Monday, April 23rd, 2012...12:41 pm

Perceptions and Politics of Water in Tampa Bay: Water, Power, and Conflict over Scarce Resources

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Several years ago I participated in a short term collaborative research project in Kenya and Tanzania, focused on “mainstreaming” gender and sociocultural context in Integrated Water Resource Management, funded by USAID and the World Wide Fund for Nature (WWF). That research marked the beginning of my focus on the complex relationship people have with water, a growing topic of interest for environmental anthropology, geography, natural resource management, and beyond.

I am currently Co-PI on a NSF-funded project, Urban Development, Power Relations, and Water Redistribution as Drivers of Wetland Change in the Tampa Bay Region Ecosystem. The research is part of the Urban Long-Term Research Area Exploratory Awards program (ULTRA-Ex). 

wetlands impacted by water redistribution policies in Tampa Bay

As PI, David Lewis (Biology), explains in a short video about the project (, the goals of the research are to understand how particular patterns of urban development shape water redistribution from sociocultural and ecological perspectives. We are particularly focused on the changes that occur in the region’s wetlands and how residents perceive environmental change and participate in water scarcity conflicts.

ULTRA team discussing wetlands monitoring in Flatwoods park, Tampa, Florida


As water is pumped from rural to urban areas in the Tampa Bay region, ecological impacts include drawdown of the water table, which negatively impacts wetlands. The social science-driven research activities document values, perceptions, and knowledge of water resources and how this translates into behavior. These are not simply habitats for birds, fish, and other threatened species, and recreation areas for urban and suburban residents. Wetlands and associated freshwater bodies are highly valued by some local residents, who see these watery landscapes as constitutive of their sense of place. In addition to local people’s perceptions of water conflicts, we are interested in the distribution of power between different actors as regulatory decisions about water provision and protections are made.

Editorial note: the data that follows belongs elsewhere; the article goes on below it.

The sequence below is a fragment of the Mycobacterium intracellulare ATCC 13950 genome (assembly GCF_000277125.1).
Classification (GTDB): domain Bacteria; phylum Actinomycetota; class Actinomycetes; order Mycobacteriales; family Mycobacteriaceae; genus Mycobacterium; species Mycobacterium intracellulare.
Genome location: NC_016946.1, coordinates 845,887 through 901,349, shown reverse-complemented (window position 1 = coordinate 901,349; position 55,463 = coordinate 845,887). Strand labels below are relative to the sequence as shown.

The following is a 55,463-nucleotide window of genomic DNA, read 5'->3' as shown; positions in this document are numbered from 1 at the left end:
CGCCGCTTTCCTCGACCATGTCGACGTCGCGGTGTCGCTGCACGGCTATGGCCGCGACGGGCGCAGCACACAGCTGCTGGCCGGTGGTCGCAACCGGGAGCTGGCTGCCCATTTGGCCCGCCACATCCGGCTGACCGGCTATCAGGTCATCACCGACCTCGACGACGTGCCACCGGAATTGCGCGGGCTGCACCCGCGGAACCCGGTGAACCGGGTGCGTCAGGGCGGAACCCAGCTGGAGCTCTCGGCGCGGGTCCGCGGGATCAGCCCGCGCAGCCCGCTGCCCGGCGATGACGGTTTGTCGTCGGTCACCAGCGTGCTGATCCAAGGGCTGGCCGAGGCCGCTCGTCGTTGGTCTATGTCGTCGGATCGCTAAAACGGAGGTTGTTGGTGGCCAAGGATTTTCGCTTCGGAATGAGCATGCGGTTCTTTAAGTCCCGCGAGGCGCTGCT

The interdisciplinary team, which includes geographers, ecologists, and geologists, is documenting perceptions of environmental change in wetlands by local residents and how this relates to the power relations of decision-making about the distribution of water resources. Tampa Bay is famous for its “Water Wars” beginning in the 1970s, and political conflict over water provision for urban growth continues to the present. The team is working with regional agencies such as Southwest Florida Water Management District and Tampa Bay Water, providing opportunity for internships for anthropology students as well as education and outreach to the public on the power and politics of water redistribution and environmental impacts of such redistribution schemes.

Extracting core from wetlands in Flatwoods park, Tampa, Florida


The broader aims of the research are to contribute to “socioecological and urban ecological theory by investigating how social organization and distribution of power in a socioecosystem drive resource redistribution, and thus modify social and ecological structures and functions at scales much broader than that of the built city.” (Lewis et al. ULTRA-EX proposal).


Ulitmately, we will address the following questions with the findings from our study:


—What are social-ecological “drivers” of wetland change?


—How do resident knowledge and behavior relate to policy decisions?


—What are the links between shrinking wetlands habitat and decision-making about redistributing water?

baby alligator ponders full circle implications of plastic water bottle

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